Thursday, November 11, 2010

monkeys & foxes: 1

slaves and slave drivers

Oh, look who is stuck in that hole in the ground!

the crafty foxes find a way out
*******

Sunday, November 7, 2010

Through a Glass Darkly


As I trolled through my flickr favorites yesterday  morning, it occurred to me that it is our passions (of their varying depths) that define us and provide a glimpse to our artistic values as they shift over time. Perhaps this is just the everyday motivation of collectors of things: the acquiring phase and the evaluation phase. We're basically magpies at heart and our collections help us see who we are or, were, at a moment that has slipped away forever.

I hope you can excuse my shallow musings but this is a blog after all! Artists are compelled by nature to bring the personal forward in the belief that there is something universal in their experience of life. So, blogging is a natural extension as we sort out Life out loud while trying to be elegant enough to not alienate the public we depend on. We sing for our supper every day.


There is the thing and there is the evidence of the thing.
Sometimes I wonder which is the more real or truthful representation of me. I can look at photos of myself or look in the mirror. I can look at old check registers or credit card statements and get a sense of my priorities and the places I've been. There are the boxes of Graphis annuals, PRINT and Creation magazine and shelves of books. Piles of sketchbooks and, of course folders filled with photographs. These are the physical evidence of my existence in and my interaction with the world.

I can talk to a therapist or a friend and through words try to fix some aspect of my uniqueness and possibly the beneficial effects of my being something other than an idea in my head. I can say something provocative and take note of others reactions to see whether I am only dreaming this whole idea of my life. And in quieter moments, like a detective. I can analyze the things I've collected over time. We are all anthropologists of the self,

Hopefully, I've left room in this text for you to take home this idea without burdening you with the particulars.


And since this is a blog for illustrators (this entry was originally intended for my Drawger blog), I believe that illustrators process imagery at a higher rate than other artists. The world is literally our banquet. All is grist for the mill. We love anything that is graphic. We prefer (or used to) that it also smell of printing ink. Popular and obscure, cinematic and intimate: the more and more diverse, the better. This vast and often uncategorized personal catalog of stimulating images is our edge and our money in the bank. It is the well from which our surreal creativity bursts. We are illustrators: we speak to the people in the people's language and we renew that language each time we do our job.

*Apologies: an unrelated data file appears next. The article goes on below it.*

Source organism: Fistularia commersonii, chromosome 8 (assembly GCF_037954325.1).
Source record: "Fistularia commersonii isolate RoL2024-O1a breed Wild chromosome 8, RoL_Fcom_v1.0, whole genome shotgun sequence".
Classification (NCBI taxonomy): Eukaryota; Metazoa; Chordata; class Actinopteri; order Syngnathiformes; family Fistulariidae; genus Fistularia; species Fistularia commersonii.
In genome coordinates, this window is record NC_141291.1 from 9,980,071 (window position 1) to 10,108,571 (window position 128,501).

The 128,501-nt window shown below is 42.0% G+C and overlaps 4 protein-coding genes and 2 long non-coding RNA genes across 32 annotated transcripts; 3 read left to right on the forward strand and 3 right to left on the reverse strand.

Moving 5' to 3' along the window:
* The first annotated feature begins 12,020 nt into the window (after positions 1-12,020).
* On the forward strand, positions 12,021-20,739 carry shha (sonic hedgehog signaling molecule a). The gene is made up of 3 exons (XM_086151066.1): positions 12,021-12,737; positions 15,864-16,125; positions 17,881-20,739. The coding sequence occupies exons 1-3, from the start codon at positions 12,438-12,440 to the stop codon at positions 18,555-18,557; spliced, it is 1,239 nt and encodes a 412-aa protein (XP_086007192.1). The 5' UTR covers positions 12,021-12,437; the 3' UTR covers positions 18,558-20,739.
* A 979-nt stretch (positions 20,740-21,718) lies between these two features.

Friday, November 5, 2010

Well now...

What shall we talk about today?
I think I'll go rummage around and get a picture and see what strikes my fancy:

"10-26-10" (charcoal, watercolor, ink)

I've always liked (Le Douanier) Henri Rousseau and this vegetation is straight out of his famous painting "The Dream" in The Museum of Modern Art in New York city. You know it; this one:
"The Dream" by Henri Rousseau, 1910, MoMA
Reproductions of this painting are in art classrooms across the world. Rousseau had an interesting career and I feel an affinity with his ambivalent relationship with his contemporaries and their more "learned" efforts that worked in the contentious dialectic succession of styles that fed the advent of Modernism in Europe at the turn of the 19th Century. Artists like Picasso needed Rousseau to bolster their claim on the native force of the undomesticated imagination. Rousseau craved their attention and relative legitimacy.

I say this not to denigrate Rousseau. I would hope to elevate him (or rather, what he represents for me). The issues that animate the art world are generally pretty small and pretty elitist. I'm certainly not immune to these kinds of topics and dissections. But, truthfully, at the end of the day, what you do as an artist is make a representation of something that made an impression on you and, if you're lucky, it reaches other people and there's a little mental or emotional moment of communion. The picture has to stand on its own. Do you like it or not? Knowing the context or even the textual foundations is great but in the end, I believe that artifacts are frequently stripped of their context. The work should quickly get about its business. Lasting art does this effectively, respectfully (not necessarily politely!) and without apologies or dependence on outside supports.

Well, that's enough blog-blather from this boy. Here's another few doodles from my sketchbook.
Have a good day and visit soon.
Commuters

The elephant in the room



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